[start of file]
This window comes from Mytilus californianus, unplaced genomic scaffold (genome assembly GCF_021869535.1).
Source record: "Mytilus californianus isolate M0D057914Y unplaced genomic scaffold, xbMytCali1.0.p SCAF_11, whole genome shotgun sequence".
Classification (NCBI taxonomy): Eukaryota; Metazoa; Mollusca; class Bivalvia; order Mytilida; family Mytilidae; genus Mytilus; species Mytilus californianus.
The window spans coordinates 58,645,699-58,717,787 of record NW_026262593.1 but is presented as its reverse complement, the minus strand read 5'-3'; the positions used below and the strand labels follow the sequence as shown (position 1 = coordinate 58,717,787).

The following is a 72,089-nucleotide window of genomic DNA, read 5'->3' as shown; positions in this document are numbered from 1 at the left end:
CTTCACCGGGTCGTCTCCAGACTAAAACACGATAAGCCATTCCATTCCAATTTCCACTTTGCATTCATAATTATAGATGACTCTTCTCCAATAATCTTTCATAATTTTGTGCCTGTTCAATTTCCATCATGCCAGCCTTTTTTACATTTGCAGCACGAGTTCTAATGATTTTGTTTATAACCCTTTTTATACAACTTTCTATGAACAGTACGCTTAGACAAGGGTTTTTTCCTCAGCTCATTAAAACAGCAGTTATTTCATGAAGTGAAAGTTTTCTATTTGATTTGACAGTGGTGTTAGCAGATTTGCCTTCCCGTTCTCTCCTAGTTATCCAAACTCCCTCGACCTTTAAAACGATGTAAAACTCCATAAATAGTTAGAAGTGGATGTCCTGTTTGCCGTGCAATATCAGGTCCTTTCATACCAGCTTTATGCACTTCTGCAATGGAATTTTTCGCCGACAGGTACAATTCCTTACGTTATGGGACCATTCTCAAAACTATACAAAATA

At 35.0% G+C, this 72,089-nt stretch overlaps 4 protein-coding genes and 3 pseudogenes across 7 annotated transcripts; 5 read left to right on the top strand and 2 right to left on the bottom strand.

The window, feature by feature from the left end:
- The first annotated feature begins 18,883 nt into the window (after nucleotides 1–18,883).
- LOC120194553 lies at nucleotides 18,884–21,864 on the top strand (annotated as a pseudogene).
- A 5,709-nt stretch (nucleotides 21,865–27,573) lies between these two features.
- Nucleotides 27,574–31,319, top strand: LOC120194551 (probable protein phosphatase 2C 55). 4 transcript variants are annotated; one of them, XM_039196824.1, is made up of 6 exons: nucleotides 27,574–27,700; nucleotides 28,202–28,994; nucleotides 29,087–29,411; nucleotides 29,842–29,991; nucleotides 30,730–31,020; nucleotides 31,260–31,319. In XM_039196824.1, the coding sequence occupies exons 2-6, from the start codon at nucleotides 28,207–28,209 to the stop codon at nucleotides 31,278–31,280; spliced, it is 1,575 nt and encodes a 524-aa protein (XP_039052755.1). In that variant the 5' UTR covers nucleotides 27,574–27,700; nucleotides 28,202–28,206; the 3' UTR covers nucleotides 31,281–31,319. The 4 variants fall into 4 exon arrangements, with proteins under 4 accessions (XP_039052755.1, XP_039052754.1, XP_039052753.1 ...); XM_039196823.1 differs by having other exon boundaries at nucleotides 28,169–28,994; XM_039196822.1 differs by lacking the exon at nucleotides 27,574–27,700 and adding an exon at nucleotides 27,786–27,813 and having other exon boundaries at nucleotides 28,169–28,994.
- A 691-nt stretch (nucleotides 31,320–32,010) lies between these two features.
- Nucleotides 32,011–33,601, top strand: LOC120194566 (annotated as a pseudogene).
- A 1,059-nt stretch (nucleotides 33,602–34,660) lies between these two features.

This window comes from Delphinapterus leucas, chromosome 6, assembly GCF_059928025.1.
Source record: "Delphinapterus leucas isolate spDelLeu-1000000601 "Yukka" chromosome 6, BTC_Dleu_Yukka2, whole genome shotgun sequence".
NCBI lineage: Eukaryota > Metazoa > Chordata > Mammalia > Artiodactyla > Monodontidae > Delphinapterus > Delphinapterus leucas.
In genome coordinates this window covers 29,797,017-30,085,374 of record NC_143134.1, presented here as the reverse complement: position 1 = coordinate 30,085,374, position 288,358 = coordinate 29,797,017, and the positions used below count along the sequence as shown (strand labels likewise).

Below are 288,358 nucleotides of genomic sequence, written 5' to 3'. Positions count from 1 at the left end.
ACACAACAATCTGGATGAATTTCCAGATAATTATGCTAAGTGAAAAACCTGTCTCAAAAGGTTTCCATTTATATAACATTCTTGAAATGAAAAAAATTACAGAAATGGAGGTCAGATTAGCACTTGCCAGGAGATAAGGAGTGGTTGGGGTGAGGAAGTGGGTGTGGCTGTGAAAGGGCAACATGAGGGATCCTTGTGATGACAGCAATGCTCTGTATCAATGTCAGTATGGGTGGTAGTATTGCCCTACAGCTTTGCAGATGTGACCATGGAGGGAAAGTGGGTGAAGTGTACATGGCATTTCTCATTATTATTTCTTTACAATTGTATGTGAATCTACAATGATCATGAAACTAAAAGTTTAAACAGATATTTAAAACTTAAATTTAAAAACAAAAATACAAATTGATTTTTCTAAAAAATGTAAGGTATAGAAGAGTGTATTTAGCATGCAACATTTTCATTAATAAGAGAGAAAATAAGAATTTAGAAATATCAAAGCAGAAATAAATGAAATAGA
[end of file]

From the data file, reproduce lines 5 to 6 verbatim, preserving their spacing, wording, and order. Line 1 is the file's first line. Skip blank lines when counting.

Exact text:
The following is a 72,089-nucleotide window of genomic DNA, read 5'->3' as shown; positions in this document are numbered from 1 at the left end:
CTTCACCGGGTCGTCTCCAGACTAAAACACGATAAGCCATTCCATTCCAATTTCCACTTTGCATTCATAATTATAGATGACTCTTCTCCAATAATCTTTCATAATTTTGTGCCTGTTCAATTTCCATCATGCCAGCCTTTTTTACATTTGCAGCACGAGTTCTAATGATTTTGTTTATAACCCTTTTTATACAACTTTCTATGAACAGTACGCTTAGACAAGGGTTTTTTCCTCAGCTCATTAAAACAGCAGTTATTTCATGAAGTGAAAGTTTTCTATTTGATTTGACAGTGGTGTTAGCAGATTTGCCTTCCCGTTCTCTCCTAGTTATCCAAACTCCCTCGACCTTTAAAACGATGTAAAACTCCATAAATAGTTAGAAGTGGATGTCCTGTTTGCCGTGCAATATCAGGTCCTTTCATACCAGCTTTATGCACTTCTGCAATGGAATTTTTCGCCGACAGGTACAATTCCTTACGTTATGGGACCATTCTCAAAACTATACAAAATA